David Dalton Obituary, Death – David Johnson Dalton died naturally on December 23, 2022. He was born on January 18, 1934, in Springville, Utah, to cattleman and farmer Oliver H. Dalton and artist Jessie J. Dalton. In his paradoxical boyhood, he tended cows and played the violin (found under a Christmas tree as an unwelcome surprise in lieu of a bike). His growing musical inclinations led him to the Vienna Akademie der Musik and Munich’s Hochschule für Musik.
His commitment to the violin transformed under the inspiration and mentorship of the famous violist William Primrose, and Dalton eventually got a doctorate in viola performance from Indiana University. Dalton worked with Primrose on two publications about the legendary violist’s career and viola technique, as well as two video documentaries. Dalton’s viola arrangements have been published by a number of international publishing houses. Dalton and Primrose co-founded Brigham Young University’s Primrose International Viola Archive, which is the world’s largest and most important archive of viola-related resources.
For 35 years, Dalton’s professorial career was linked to Brigham Young University. He expanded the viola curriculum significantly and was a founding and long-standing member of the Deseret Quartet. He sang as a soloist and in duo with his soprano wife, Donna. He was the Salt Lake Symphony’s music director for 12 years and began the annual Valentine Vienna Ball under its sponsorship 35 years ago, which is still going on today. Dr. Dalton was elected president of the American Viola Society, where he managed the society’s professional journal for 15 years, and then president of the International Viola Society, which conferred the “Golden Viola Clef” on him. The Society had only granted such an honor once in its 50-year history.
He traveled the world as a performer, lecturer, and amateur photographer, fascinated by the earth’s beauty and cultural diversity. Dalton spent the majority of his life as a member of several conservation organizations and an advocate for environmental issues. He was an active member of the Church of Jesus Christ of Latter-day Saints, serving as bishop of the Provo Grandview South 14th Ward and on many times as a member of the stake high council. He was also an elementary school teacher. He served as a missionary for his church twice: once in West Germany from 1954 to 1957, and secondly in Bern, Switzerland, with his wife from 2003 to 2004.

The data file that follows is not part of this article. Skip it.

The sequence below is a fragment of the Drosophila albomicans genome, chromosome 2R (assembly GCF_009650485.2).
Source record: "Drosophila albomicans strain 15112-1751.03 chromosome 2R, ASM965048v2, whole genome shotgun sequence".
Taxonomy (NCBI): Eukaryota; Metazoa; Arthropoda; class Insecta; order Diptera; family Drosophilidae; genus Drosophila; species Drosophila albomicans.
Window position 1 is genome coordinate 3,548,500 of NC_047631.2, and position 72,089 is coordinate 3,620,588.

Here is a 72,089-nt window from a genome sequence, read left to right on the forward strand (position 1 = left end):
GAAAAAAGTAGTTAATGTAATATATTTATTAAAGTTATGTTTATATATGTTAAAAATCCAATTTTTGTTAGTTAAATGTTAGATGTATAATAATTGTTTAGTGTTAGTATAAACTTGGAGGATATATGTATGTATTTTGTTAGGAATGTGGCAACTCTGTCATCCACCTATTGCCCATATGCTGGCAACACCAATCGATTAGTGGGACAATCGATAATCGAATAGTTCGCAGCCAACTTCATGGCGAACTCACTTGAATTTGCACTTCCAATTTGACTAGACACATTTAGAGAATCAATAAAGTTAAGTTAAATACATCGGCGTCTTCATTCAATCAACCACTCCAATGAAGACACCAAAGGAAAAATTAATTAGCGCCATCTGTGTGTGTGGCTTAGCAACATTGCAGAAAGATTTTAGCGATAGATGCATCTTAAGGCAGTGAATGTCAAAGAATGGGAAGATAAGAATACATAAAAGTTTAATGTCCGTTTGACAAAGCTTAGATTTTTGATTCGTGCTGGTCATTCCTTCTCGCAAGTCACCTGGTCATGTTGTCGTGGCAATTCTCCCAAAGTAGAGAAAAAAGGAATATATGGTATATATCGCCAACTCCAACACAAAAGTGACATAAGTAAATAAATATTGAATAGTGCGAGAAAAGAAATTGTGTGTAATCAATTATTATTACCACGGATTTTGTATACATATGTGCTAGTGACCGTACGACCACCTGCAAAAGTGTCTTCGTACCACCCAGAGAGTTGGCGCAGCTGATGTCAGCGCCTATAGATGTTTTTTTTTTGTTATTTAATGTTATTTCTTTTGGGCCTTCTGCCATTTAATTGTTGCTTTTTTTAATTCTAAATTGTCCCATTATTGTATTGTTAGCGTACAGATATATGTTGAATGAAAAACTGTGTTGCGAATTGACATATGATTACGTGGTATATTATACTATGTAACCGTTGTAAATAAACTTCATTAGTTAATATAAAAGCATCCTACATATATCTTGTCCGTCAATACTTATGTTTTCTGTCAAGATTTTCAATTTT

On August 28, 1957, David married the multi-talented Donna Glazier in the Mesa, Arizona LDS Temple. She was a lively companion and kind hostess to the many guests and associates that visited the Dalton house. Alison Dalton (Charles) of Chicago, IL, Melissa Dalton (Randall) Bradford of Frankfurt, Germany, Hilary Dalton (Tim) of Dubuque, IA, and Aaron Dalton (Abigail) of Provo, UT were their four children. With 15 grandchildren, Stephen E. Dalton of Salt Lake City, Utah, is the only living sibling. Three of David’s most fortunate events were his volunteer church service in Germany as a young man, where all things praiseworthy from that culture—Bach, Brahms, Beethoven, Mozart, Goethe, Schiller, Heine—would forever shape his sensibilities; marrying Donna, whose innate artistry inspired and whose singular work ethic enabled his rich life; and meeting and deeply befriending the legendary William Primrose.
Funeral services will be held on Saturday, January 7, from 11:00 a.m. to 1:00 p.m. at the Grandview LDS Stake Center, 1122 Grand Avenue, Provo. The night before, on Friday, January 6, from 5:00 p.m. to 8:00 p.m., there will be a viewing at the same address. For further information, including a link to the live-streamed funeral, please visit https://www.bergmortuary.com/. Please consider donating to the Primrose International Viola Archive, Harold B. Lee Library, BYU, Provo, UT 84602, or the Nature Conservancy in place of flowers. Thank you to the physicians and employees at Revere Health, as well as Suncrest Hospice Care, particularly Danica, Christine, Charlene, and Nathan.